High Stakes Testing to Interventions

Helping Your Students Understand Their Classmates with Special Needs

  • A good overview on sensitivity training: The primary objective of this unit is to sensitize both students and teachers to special education students and their needs and their rights. Many regular education students and teachers have had limited contact with special education students. They have very little understanding of the various handicaps of children with special needs.

Helping Students Develop Their IEPs

 

High Stakes Testing

  • High-Stakes Testing, Uncertainty, and Student Learning: This article provides a brief history of high-stakes testing and an analysis of eighteen states with severe consequences attached to their testing programs. These 18 states were examined to see if their high-stakes testing programs were affecting student learning, the intended outcome of high-stakes testing policies promoted throughout the nation.
  • Pass the test or no diploma-High stakes graduation testing and children with learning disabilities: This article provides an explanation as to why there are high stakes tests, what sort of tests they are, legal authority for including children with disabilities in exit exam interviews, why there is backlash etc.
  • High Stakes Testing: This site offers news and articles about high stakes testing by people who are for and against it so that you can get a feel for the positives and negatives of it.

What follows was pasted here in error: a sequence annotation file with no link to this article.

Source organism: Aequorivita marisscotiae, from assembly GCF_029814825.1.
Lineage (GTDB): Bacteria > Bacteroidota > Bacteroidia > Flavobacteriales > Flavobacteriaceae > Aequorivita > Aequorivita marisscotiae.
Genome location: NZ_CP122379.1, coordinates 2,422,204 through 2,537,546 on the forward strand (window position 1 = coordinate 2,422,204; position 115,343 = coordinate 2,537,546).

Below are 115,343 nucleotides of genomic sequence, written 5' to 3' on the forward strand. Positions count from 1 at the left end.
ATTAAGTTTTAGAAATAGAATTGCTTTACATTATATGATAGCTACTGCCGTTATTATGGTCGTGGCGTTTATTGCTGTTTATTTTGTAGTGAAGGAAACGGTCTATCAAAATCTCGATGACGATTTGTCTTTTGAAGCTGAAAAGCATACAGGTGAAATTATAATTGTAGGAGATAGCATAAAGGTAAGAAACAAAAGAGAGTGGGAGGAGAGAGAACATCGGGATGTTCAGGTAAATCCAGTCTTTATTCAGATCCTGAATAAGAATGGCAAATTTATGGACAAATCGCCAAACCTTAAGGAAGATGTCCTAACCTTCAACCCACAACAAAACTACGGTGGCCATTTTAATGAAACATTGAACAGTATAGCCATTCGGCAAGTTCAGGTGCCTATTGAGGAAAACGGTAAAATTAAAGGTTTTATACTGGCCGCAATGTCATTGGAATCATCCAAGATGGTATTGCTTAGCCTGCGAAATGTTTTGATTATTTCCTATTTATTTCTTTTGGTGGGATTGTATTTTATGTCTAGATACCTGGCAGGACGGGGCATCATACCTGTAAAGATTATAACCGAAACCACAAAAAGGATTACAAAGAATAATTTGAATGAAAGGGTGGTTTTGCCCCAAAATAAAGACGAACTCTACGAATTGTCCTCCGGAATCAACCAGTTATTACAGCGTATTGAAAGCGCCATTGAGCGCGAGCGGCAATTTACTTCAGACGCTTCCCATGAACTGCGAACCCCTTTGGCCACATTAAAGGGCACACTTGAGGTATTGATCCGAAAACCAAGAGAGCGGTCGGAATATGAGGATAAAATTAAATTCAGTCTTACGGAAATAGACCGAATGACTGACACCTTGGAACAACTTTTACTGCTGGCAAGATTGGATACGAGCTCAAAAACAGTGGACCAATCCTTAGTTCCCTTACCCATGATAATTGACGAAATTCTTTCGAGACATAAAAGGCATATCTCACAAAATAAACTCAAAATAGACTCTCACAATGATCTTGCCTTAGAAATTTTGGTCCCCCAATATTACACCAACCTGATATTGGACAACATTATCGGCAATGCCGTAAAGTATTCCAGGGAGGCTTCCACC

Home Bound Instruction

  • Example of homebound criteria: This page gives instructions on the process of setting up home bound or hospital instruction for children with disabilities.
  • This page shows the procedure of getting a student home or hospital bound instruction and a sample request form.

Home Schooling

  • A series of articles dealing with a variety of home schooling topics
  • An overview of home schooling
  • A-Z on Homeschooling: This site offers many articles and resources about home-school instruction through the web.

Homework Strategies for Children with Disabilities

  • 5 homework strategies for working with children with disabilities: Homework is one aspect of the general education curriculum that has been widely recognized as important to academic success. Teachers have long used homework to provide additional learning time, strengthen study and organizational skills, and in some respects, keep parents informed of their children's progress.

I

IDEA Amendments of 1997/2004

IDEA-Part C-Early Childhood Intervention

  • Early Intervention Program for Infants and Toddlers with Disabilities (Part C-IDEA): This site explains the program for infants and toddlers with disabilities called “Part C of IDEA”. This federal grant program assists states in operating a comprehensive statewide program of early intervention services.
  • This site describes the eligibility for Part C for children age birth-3 with disabilities. There are also links to other information on this topic.: Includes information on parent's rights, Individual Family Service Plans, transition, and service definition.

Impartial Hearings

  • Parent Training and Information Center for Parents of Children with Special Needs: SPAN provides statewide training and technical assistance for families of children with disabilities or those who are at risk for academic failure due to poverty, limited English proficiency, inadequate education, special health, emotional or other needs. This site offers services and programs to help those in need.
  • From the State Education Department of New York: This page is a proposed amendment to provide appropriate procedures for carrying out impartial hearings under the IDEA. It explains the duties of impartial hearing officers.

Inclusion

  • Startegies for general education placement (Inclusion): an excellent list of classroom strategies, behavioral intervents, and strategies for mild impairments in the regular education setting.